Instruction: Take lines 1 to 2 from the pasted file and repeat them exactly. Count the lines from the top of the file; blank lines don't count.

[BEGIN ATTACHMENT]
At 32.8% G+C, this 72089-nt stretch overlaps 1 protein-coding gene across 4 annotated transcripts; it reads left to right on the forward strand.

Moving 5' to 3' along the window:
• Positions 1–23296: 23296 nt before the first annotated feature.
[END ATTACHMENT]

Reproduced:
At 32.8% G+C, this 72089-nt stretch overlaps 1 protein-coding gene across 4 annotated transcripts; it reads left to right on the forward strand.

Moving 5' to 3' along the window: